Van der Waals heterostructures  are stacks of atomically thin materials (called two-dimensional atomic crystals) like graphene, hexagonal boron nitride or transition metal dichalcogenides. In contrast to conventional heterostructures, in which chemical bonding of constituent elements both modifies their properties and requires lattice matching for stability of defect-less structures, van der Waals heterostructures are glued by weak forces that do not lead to directional bonding. As a result, any two two-dimensional crystals can be placed on top of each other, allowing for unprecedented freedom in selection of components and design of new artificial materials. Moreover, two crystals can be stacked at any relative angle between their crystallographic axes and changing it can drastically modify the properties of the heterostructure, with small rotations making the difference between, for example, making the structure superconducting or not, as recently shown in the case of so called “magic-angle” twisted bilayer graphene [2,3].
From the theoretical point of view, studying the properties of stacks of misaligned atomic crystals presents some difficulties: for an arbitrary angle, the interface is incommensurate and Bloch’s theorem, the cornerstone of solid state physics, is seemingly not applicable, invalidating all standard approaches to modelling properties of crystals. Even for angles leading to commensurate ‘superstructures’, brute force computational approaches struggle because of the huge number of atoms in a unit cell so that a novel approach is necessary.
In this project, you will investigate theoretically new phenomena which emerge in van der Waals heterostructures due to the interaction between two crystals and are driven by changes in the atomistic geometry at the interface between van der Waals-coupled materials. You will develop effective models to describe electronic, optical and vibrational properties of such heterostructures at any angle and use both analytical and computational tools to search for and study situations in which many-body effects lead to novel behaviour.
The project will be realised within the group led by Dr Marcin Mucha-Kruczynski in potential collaboration with other theoretical or experimental groups in the UK or abroad. For more detailed information on the research and the group, please visit http://people.bath.ac.uk/mlmk20/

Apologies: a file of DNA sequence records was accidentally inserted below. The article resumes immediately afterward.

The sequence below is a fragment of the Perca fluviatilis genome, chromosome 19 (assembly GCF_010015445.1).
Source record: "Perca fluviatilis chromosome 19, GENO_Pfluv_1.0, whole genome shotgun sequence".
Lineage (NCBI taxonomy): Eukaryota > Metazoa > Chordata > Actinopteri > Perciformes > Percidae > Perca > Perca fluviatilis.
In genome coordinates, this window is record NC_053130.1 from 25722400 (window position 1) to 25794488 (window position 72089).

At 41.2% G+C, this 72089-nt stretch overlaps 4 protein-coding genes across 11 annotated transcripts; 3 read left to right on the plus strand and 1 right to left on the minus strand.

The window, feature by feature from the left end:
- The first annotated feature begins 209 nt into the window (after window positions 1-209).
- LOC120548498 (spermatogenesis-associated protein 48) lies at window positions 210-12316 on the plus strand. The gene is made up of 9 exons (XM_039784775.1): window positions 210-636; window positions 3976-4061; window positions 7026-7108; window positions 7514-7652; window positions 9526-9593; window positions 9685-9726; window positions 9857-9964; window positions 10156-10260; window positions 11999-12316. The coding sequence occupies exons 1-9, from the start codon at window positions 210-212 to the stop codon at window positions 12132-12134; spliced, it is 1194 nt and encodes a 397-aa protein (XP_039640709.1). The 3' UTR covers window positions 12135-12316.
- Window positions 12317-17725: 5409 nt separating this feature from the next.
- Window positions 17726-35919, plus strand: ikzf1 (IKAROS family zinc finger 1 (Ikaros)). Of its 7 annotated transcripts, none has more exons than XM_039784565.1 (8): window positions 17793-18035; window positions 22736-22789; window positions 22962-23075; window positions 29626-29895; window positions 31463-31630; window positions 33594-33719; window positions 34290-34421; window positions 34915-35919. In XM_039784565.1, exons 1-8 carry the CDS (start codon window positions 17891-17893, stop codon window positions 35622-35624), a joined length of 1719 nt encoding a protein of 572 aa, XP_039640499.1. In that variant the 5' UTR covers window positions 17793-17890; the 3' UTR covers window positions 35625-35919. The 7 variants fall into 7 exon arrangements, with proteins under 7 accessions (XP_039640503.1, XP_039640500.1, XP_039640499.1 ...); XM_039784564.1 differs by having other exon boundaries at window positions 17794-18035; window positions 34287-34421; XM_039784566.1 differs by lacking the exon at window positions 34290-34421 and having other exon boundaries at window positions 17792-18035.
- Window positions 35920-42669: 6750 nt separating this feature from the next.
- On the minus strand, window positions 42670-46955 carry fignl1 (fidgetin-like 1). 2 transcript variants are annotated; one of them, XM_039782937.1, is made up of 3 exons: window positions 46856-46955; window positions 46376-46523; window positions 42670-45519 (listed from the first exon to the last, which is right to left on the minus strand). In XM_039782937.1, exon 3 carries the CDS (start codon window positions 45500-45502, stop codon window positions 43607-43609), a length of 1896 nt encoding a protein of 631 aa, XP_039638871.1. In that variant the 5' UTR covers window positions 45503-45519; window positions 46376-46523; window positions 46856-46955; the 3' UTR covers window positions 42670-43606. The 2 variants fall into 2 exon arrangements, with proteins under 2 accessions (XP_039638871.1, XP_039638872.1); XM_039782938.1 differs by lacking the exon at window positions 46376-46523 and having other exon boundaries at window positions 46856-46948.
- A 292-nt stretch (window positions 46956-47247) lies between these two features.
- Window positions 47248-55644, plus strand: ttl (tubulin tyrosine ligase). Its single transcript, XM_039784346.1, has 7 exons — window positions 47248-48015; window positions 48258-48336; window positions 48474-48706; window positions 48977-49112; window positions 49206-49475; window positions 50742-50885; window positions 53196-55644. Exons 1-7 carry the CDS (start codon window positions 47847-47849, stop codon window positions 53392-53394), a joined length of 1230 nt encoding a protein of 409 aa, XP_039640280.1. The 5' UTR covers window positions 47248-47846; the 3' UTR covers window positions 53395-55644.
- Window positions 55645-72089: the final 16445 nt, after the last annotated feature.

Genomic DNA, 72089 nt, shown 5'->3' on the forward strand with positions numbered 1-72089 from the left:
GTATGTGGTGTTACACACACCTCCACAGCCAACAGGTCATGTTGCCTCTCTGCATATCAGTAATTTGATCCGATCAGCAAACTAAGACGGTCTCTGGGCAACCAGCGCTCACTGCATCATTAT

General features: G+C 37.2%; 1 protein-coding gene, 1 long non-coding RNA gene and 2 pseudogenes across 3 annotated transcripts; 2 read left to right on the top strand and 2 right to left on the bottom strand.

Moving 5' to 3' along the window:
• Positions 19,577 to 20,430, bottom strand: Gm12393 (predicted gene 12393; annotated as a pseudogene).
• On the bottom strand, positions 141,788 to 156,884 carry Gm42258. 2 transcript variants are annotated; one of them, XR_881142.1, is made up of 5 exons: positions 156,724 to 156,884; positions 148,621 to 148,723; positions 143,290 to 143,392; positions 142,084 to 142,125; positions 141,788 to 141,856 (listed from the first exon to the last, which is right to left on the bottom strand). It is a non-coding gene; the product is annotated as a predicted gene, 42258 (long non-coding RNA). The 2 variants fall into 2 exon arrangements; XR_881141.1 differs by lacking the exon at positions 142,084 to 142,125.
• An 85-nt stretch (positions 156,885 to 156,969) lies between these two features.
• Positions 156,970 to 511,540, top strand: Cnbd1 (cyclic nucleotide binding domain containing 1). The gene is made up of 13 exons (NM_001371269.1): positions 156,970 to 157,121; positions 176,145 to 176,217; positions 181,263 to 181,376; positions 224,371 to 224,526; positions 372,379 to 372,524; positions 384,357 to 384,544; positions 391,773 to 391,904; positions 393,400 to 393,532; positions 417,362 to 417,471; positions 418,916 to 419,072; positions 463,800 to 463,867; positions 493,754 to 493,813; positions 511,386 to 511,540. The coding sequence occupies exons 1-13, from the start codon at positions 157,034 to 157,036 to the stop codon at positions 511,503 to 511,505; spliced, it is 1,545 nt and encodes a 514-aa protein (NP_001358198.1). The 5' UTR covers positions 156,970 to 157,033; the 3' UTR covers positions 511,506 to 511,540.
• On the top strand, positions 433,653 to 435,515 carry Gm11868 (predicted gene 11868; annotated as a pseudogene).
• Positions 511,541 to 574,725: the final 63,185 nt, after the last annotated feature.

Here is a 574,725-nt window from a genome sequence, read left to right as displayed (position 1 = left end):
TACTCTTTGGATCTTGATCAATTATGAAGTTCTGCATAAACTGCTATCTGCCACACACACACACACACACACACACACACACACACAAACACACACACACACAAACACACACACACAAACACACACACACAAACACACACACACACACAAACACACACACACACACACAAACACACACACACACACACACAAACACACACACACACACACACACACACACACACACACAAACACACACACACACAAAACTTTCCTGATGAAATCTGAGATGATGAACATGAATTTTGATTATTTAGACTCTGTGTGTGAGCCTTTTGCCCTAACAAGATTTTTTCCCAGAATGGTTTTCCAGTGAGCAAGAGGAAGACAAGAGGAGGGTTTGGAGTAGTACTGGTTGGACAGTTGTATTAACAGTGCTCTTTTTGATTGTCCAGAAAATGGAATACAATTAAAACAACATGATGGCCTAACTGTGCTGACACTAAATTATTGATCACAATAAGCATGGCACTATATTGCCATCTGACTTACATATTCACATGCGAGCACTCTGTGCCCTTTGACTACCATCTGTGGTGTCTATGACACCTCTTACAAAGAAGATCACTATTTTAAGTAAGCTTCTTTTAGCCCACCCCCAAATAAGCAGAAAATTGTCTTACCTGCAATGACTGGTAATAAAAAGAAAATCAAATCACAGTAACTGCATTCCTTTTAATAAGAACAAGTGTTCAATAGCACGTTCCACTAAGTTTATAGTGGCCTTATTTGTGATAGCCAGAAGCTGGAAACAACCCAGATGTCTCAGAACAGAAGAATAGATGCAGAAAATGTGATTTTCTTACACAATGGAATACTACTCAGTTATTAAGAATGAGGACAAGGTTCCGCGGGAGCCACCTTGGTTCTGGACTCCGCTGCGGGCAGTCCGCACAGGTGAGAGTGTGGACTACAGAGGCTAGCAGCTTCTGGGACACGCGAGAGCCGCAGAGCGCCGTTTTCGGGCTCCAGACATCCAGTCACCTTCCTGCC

The successful candidate should hold, or expect to receive, a first class or good 2.1 Master’s degree (or equivalent) in Physics (Theoretical Physics preferred) or Theoretical/Quantum Chemistry (or other closely related field). A keen interest in theoretical condensed matter physics and a strong work ethic are essential. Also required is basic programming experience (knowledge of Matlab/Mathematica will be beneficial but is not necessary).
Informal enquiries are welcomed and should be directed to Dr Marcin Mucha-Kruczynski, [email protected]
Formal applications should be made via the University of Bath’s online application form for a PhD in Physics: https://samis.bath.ac.uk/urd/sits.urd/run/siw_ipp_lgn.login?process=siw_ipp_app&code1=RDUPH-FP01&code2=0013
More information about applying for a PhD at Bath may be found here: http://www.bath.ac.uk/guides/how-to-apply-for-doctoral-study/
Anticipated start date: 30 September 2019
UK and EU students who have been resident in the UK for 3 years prior to the start of the project will be considered for an EPSRC DTP studentship. Funding will cover UK/EU tuition fees, maintenance at the UKRI Doctoral Stipend rate (£14,777 per annum, 2018/19 rate) and a training support fee of £1,000 per annum for 3.5 years.
For more information on eligibility, see: View Website.
In addition, we welcome all-year-round applications from self-funded candidates and candidates who can source their own funding.
 Geim and Grigorieva, Van der Waals heterostructures, Nature 499, 419 (2013).
 Cao et al., Nature 556, 43 (2018).
 Cao et al., Nature 556, 80 (2018).